Design 2020 Papers Published

The DMF lab has had three papers published today in the proceedings of Design 2020.

Though the conference has been delayed due to COVID-19, the proceedings are now all available via Cambridge University Press with open access. They are:

A FRAMING OF DESIGN AS PATHWAYS BETWEEN PHYSICAL, VIRTUAL AND COGNITIVE MODELS

During engineering design, designers employ three types of model: physical, virtual and cognitive. The role and contribution of each is documented in literature albeit fragmented in nature. Consequentially, a gap in understanding exists in terms of how these models and the transitions between them impact the designer and design process. This paper begins to address this through a characterisation of each model class and an appraisal of the transitional pathways including their alignment to seminal design frameworks.

Jones, D., Snider, C., & Hicks, B. (2020). A FRAMING OF DESIGN AS PATHWAYS BETWEEN PHYSICAL, VIRTUAL AND COGNITIVE MODELS. Proceedings of the Design Society: DESIGN Conference, 1, 41-50. doi:10.1017/dsd.2020.128

DEMOCRATISING DESIGN THROUGH SURROGATE MODEL CONVOLUTIONAL NEURAL NETWORKS OF COMPUTER AIDED DESIGN REPOSITORIES

The capability to manufacture at home is continually increasing with technologies, such as 3D printing. However, the ability to design products suitable for manufacture and use remains a highly-skilled and knowledge intensive activity. This has led to ‘content creators’ providing vast repositories of manufacturable products for society, however challenges remain in the search & retrieval of models. This paper presents the surrogate model convolutional neural networks approach to search and retrieve CAD models by mapping them directly to their real-world photographed counterparts.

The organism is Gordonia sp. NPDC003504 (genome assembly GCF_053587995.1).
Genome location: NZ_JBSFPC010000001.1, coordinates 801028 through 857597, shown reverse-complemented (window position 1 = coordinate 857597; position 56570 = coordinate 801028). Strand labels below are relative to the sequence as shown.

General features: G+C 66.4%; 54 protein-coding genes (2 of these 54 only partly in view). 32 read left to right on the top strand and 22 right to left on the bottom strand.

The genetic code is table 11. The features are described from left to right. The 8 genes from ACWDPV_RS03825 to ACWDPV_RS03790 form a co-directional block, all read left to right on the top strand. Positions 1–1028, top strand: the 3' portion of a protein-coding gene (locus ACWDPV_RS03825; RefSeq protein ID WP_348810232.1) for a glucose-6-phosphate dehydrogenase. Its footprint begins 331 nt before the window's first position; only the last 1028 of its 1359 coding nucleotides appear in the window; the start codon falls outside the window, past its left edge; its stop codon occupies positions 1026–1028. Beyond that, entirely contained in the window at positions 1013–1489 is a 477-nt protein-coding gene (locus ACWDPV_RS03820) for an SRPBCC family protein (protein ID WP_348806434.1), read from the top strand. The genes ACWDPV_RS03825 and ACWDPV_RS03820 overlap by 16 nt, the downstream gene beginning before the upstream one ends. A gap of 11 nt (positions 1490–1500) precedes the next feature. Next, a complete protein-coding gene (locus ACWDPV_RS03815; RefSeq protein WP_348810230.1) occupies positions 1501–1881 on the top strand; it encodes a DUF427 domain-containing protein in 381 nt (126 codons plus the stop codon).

Gopsill, J., & Jennings, S. (2020). DEMOCRATISING DESIGN THROUGH SURROGATE MODEL CONVOLUTIONAL NEURAL NETWORKS OF COMPUTER AIDED DESIGN REPOSITORIES. Proceedings of the Design Society: DESIGN Conference, 1, 1285-1294. doi:10.1017/dsd.2020.93

LOOKS LIKE BUT DOES IT FEEL LIKE? INVESTIGATING THE INFLUENCE OF MASS PROPERTIES ON USER PERCEPTIONS OF RAPID PROTOTYPES

Prototyping is a key part of the design process, with artefacts increasingly fabricated using 3D printing methods. However, these printed parts often lack internal structure and the mass properties of the artefact – mass, balance and moments of inertia – differ from the design. It is hypothesised that a stakeholder’s assessment of a design is affected by this misrepresentation. The work presented demonstrates that mass properties have a significant effect on stakeholder perception of prototypes. This is done through a study of University of Bristol students and consultation with industry.

Felton, H., Yon, J., & Hicks, B. (2020). LOOKS LIKE BUT DOES IT FEEL LIKE? INVESTIGATING THE INFLUENCE OF MASS PROPERTIES ON USER PERCEPTIONS OF RAPID PROTOTYPES. Proceedings of the Design Society: DESIGN Conference, 1, 1425-1434. doi:10.1017/dsd.2020.111

Harry Felton

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